Does this sound familiar? In between writing funding proposals and trying to keep the lights on at your NPO, you are working endless hours helping vulnerable communities. The struggle against the impact of generational trauma, poverty, and despair feels helpless, but if you don't try to help, who will? You wonder if you are really making an impact. The strain of moving from crisis to crisis is wearing on you, and you feel like giving up. You dream about working in a fancy corporate office – at least they have air-conditioning and comfortable chairs! But your heart is in the nonprofit sector, and you know you can’t move on.
You may be experiencing compassion fatigue, a term used to describe the physical, emotional, and psychological impact of helping others. While it is usually associated with “burnout” seen in first responders such as police and medical personnel, we are starting to realise that many development sector professionals have more in common with first responders than one might think. Both spend their days pouring their energy into dire situations seemingly without end, encountering the same heart-breaking circumstances day after day. And those circumstances never seem to improve, be they for a paediatric oncologist or rape crisis councillor.
Personal respite: While it’s harder for NPO staffers to take “wellness days” or long vacations to recharge, you can try and separate home from work. Draw boundaries. Respect the sanctity of the weekend. Find a relaxing hobby. Take a walk.
Self-care: Stay active. Get enough sleep. Eat right. In other words, make sure there is enough fuel in the tank to deal with the day-to-day work-related stress. If you don’t take care of yourself, you will not have the physical or emotional capacity to take care of anyone else.
Michelle Gislason of CompassPoint Nonprofit Services talks about radical self-care:
“We live in complex times. We need clarity of purpose and radical self-care to navigate. If our energy isn’t swelling, how can we do the healing work that is needed? Lack of self-care is a form of repression. Radical self-care is an interruption of violence against ourselves.”
Mental health awareness: A basic level of mental health literacy helps you spot signs of trouble for yourself, or your co-workers. Ensure that your organisation takes mental health seriously, and invests time and resources in taking care of its staff. Even if finances are in short supply, when staff are taking strain, allow them to at least take some time off.
Connect with each other: Feelings of isolation are a major component of depression. Schedule morale-building activities like going out to lunch, teambuilding exercises or special events. It doesn’t have to cost a lot, just make excuses for the team to spend a little time together and bond—maybe celebrate pizza Tuesdays or decorate the office for the holidays (in fact, make up your own holidays). This has been a particularly challenging aspect of remote working. Ensure that you are regularly checking in with all staff, even if Zoom meetings are the only safe way to do so.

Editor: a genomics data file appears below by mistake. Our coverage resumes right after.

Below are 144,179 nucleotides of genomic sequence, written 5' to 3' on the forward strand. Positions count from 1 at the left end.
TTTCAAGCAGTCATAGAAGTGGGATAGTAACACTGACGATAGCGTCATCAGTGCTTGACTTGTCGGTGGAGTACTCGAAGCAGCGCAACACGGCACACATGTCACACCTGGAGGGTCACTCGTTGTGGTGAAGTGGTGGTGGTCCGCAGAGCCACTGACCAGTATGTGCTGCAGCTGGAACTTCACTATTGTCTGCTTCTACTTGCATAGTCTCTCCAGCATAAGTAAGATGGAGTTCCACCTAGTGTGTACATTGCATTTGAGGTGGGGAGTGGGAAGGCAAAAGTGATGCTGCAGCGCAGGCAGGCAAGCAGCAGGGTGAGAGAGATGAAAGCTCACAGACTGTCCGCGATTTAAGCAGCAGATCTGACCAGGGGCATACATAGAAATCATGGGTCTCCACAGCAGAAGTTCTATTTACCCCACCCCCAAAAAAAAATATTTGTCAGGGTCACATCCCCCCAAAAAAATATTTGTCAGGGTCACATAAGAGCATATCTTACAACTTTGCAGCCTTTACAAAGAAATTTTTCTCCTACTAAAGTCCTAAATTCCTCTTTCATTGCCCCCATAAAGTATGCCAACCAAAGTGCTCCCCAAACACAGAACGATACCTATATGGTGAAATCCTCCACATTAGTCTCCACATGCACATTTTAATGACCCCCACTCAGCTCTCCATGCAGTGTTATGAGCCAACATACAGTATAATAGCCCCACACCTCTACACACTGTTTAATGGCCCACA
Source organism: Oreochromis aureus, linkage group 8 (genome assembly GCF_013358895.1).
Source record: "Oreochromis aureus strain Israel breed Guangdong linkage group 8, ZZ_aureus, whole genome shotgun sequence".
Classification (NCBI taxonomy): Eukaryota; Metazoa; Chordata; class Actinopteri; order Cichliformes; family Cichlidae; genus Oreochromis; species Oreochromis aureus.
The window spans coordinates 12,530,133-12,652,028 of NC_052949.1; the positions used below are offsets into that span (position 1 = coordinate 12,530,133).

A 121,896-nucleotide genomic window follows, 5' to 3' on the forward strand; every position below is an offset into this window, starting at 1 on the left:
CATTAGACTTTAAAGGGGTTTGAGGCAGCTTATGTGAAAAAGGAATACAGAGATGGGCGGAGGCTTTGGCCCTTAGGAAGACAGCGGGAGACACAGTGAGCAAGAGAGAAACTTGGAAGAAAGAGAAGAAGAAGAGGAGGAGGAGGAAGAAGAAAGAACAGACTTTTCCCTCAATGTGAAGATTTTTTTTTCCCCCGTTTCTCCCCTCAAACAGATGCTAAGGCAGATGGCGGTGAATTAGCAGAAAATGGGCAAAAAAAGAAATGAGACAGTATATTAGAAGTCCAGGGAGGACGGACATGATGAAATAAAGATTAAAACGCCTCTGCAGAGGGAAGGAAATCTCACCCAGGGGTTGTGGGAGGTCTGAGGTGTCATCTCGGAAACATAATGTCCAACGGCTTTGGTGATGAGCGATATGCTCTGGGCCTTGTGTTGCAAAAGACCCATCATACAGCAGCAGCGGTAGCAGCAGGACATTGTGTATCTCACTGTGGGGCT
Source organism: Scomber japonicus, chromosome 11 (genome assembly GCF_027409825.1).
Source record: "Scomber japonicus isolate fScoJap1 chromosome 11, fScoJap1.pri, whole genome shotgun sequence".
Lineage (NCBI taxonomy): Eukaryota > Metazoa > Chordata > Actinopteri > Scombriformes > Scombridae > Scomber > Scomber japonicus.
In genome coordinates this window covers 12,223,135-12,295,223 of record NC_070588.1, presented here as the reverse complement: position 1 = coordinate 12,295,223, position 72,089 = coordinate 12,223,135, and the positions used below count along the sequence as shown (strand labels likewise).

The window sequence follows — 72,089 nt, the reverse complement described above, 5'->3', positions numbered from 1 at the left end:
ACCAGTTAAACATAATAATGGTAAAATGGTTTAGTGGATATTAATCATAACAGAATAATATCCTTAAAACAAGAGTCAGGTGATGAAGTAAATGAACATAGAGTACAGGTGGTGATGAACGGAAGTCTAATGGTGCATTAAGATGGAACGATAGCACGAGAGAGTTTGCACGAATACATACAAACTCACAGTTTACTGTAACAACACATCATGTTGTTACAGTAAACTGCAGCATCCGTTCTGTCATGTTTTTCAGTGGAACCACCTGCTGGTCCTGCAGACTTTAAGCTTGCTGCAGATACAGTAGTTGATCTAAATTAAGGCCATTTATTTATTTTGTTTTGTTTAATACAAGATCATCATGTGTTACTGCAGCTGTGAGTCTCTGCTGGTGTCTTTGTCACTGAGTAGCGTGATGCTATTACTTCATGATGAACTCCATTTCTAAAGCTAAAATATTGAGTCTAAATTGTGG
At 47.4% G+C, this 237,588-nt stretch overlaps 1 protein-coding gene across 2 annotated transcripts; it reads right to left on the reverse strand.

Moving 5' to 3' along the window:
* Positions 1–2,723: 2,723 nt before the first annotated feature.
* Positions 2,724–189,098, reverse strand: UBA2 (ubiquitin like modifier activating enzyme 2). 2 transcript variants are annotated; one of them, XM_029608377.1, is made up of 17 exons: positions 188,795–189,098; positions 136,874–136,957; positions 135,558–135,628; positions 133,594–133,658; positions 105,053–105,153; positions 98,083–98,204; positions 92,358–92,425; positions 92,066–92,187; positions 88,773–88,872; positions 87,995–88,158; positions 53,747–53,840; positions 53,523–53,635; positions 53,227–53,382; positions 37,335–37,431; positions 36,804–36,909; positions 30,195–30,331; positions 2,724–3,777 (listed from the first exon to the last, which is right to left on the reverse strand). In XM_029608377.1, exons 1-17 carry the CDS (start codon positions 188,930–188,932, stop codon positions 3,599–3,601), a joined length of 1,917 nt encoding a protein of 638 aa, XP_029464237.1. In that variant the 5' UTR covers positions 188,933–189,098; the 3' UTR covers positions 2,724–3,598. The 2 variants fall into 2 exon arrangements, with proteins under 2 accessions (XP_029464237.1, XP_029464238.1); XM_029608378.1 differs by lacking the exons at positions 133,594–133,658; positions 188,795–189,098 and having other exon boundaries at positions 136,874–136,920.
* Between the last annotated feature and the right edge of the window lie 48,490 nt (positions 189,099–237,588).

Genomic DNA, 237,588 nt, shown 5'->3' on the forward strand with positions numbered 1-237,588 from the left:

Build a supportive work culture: NPOs might not be able to afford to offer staff mental health benefits or extended paid leave. However, a positive workplace does not have to be expensive. Check in with each other. Make sure no one feels they are doing this alone. Don’t encourage a ‘hero complex’ where staff take on more than they should. Strongly discourage working after hours and on weekends.
As Beth Kanter and Aliza Sherman write in Why Nonprofits Have a Burnout Problem:
… people working in the nonprofit sector view self-care as something that gets in the way of their work serving an important cause. Self-care is seen as a guilty pleasure, a one-time or once-in-a-while feel good luxury instead of an individual and organizational necessity. It’s time to change the status quo.”
Professional intervention: In serious cases professional therapy, even trauma counselling might be needed. A physician can also help with some of the medical issues such as anxiety, depression, or insomnia.
The South African Depression and Anxiety Group (SADAG) in partnership with Tshikululu Social Investments, recently conducted a Mental Health Support Programmes Survey to assess the impacts of the COVID-19 pandemic on NPOs and staff psychological well-being.
Alarmingly, this survey found that two-thirds of NPO professionals exhibited moderate to severe psychological morbidity, with two-thirds also facing an elevated risk of developing a psychiatric disorder. Over one-third of all NPO professionals were found to be exhibiting a high likelihood of having a severe psychiatric disorder by the time the survey was completed.
SADAG and Tshikululu launched a first-of-its kind NPO Mental Health Support Programme and 24-hour toll-free Helpline last October. NPOwer offers mental health care and support to all NPOs, NPO leaders, staff and volunteers, many of whom are experiencing unprecedented strain and burnout caused by COVID-19.